ALBUQUERQUE, N.M. (AP) — Exxon Mobil says it has a plan for cutting greenhouse gas emissions from its operations in one of the most prolific oilfields in the United States, saying it hopes to achieve its net-zero goal for operations in the Permian Basin by 2030.
The company made the announcement Monday, saying the effort will target both its own operations as well as indirect emissions associated with the electricity it buys to power well sites and other infrastructure in the basin, which spans parts of southeastern New Mexico and West Texas.
Although limited, Exxon’s announcement is significant because it’s the first tangible commitment the company has made to reducing greenhouse gas emissions, compared to major European oil and gas companies which set more tangible targets, said Artem Abramov, head of shale research at Rystad Energy.
“In the past, they were somewhat criticized for the lack of any sort of tangible commitment,” Abramov said.
The reach of Exxon’s commitment is narrow in several ways. For one, the goal is limited to its operations in a basin that represents about 12-13% of its total oil and gas production this year, Abramov said.
Exxon’s commitment does not addresses what are called “Scope 3” emissions, the largest category, which include the emissions produced when customers burn its oil or gas. The only way Exxon could reduce those emissions would be to cut back on how much oil and gas the company produces.
However, rather than reducing, Exxon’s production in the Permian Basin has been growing.
Exxon’s announcement dovetails with what is required of oil and gas companies operating in New Mexico under rules adopted by state regulators earlier this year. That includes better detection of methane emissions, upgrading equipment and eliminating routine flaring, which is the practice of burning off unwanted natural gas into atmosphere.
Touted by state officials as some of the strongest gas capture requirements in the nation, New Mexico’s rules set a target of capturing 98% of all natural gas waste by the end of 2026.
The U.S. Environmental Protection Agency also is poised to tighten federal methane regulations for the industry, and the New Mexico Environment Department is crafting its own rules aimed at oilfield equipment that emits methane, volatile organic compounds and nitrogen oxides.
The U.S. House Science Committee also has notified chief executives of Exxon and nine major oil companies that they must disclose more data about their methane emissions in the Permian Basin.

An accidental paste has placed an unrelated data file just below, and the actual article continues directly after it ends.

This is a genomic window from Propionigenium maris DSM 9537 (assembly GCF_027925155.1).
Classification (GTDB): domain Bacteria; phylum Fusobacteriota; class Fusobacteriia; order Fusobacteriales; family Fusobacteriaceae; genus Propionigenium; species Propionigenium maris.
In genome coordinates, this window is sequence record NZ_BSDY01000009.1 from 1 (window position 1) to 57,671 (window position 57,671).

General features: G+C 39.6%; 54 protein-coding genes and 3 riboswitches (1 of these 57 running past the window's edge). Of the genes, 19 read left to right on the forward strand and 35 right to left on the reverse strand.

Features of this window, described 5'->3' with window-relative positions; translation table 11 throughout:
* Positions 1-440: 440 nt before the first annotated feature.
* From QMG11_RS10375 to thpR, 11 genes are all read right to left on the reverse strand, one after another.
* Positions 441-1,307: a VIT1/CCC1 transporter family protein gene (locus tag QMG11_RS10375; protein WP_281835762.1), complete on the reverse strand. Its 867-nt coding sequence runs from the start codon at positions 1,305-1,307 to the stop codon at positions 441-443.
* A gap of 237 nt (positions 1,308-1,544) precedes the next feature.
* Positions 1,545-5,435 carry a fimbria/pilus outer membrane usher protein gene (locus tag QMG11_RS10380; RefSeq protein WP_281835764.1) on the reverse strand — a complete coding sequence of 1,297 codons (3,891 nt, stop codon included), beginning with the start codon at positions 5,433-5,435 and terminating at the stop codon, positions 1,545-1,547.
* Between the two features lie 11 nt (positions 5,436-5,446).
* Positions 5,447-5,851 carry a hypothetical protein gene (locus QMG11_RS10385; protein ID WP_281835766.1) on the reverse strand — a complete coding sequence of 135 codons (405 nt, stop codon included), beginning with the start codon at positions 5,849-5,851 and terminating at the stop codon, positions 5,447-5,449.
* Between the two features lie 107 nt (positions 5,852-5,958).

Rep. Eddie Bernice Johnson, a Texas Democrat who chairs the panel, said the companies’ current approach to monitoring methane emissions in the basin is inadequate. She said U.S. companies must do more to meet a recent pledge by the U.S. and more than 100 other countries to cut methane emissions by 30% by the end of the decade.
Johnson said she was concerned that leak-detection and repair programs conducted by the oil industry may not identify intermittent leaks that contribute to climate pollution.
The committee set a Jan. 21 deadline for companies to provide data on methane leaks and detection efforts.
House Democrats have approved a plan to impose a fee on methane leaks from oil and gas wells, but the plan faces strong opposition from the industry and criticism by centrist Democrats as it moves to the Senate.
Exxon has made progress with reducing flaring in the Permian Basin. In 2018, Exxon was flaring 11.3% of its gas in the basin. The company brought that down 0.28% in the third quarter of 2021.
Earlier this month, Exxon said it would boost its spending on greenhouse gas emission-reduction projects to $15 billion over the next six years. The energy giant has been under pressure to reduce climate-harming emissions and investors forced turnover on the company’s board in June.
Major European oil and gas companies such as Shell and BP have been diversifying to invest more in solar and wind energy, but “when it comes to Exxon Mobil, they are not necessarily that proactive when it comes to renewable energy,” Abramov said. “They are investing in solar and wind to generate power for their oil and gas extraction. It’s not something they see as a future contributor to their revenue stream.”
Bussewitz reported from New York. AP writer Matthew Daly in Washington contributed to this report.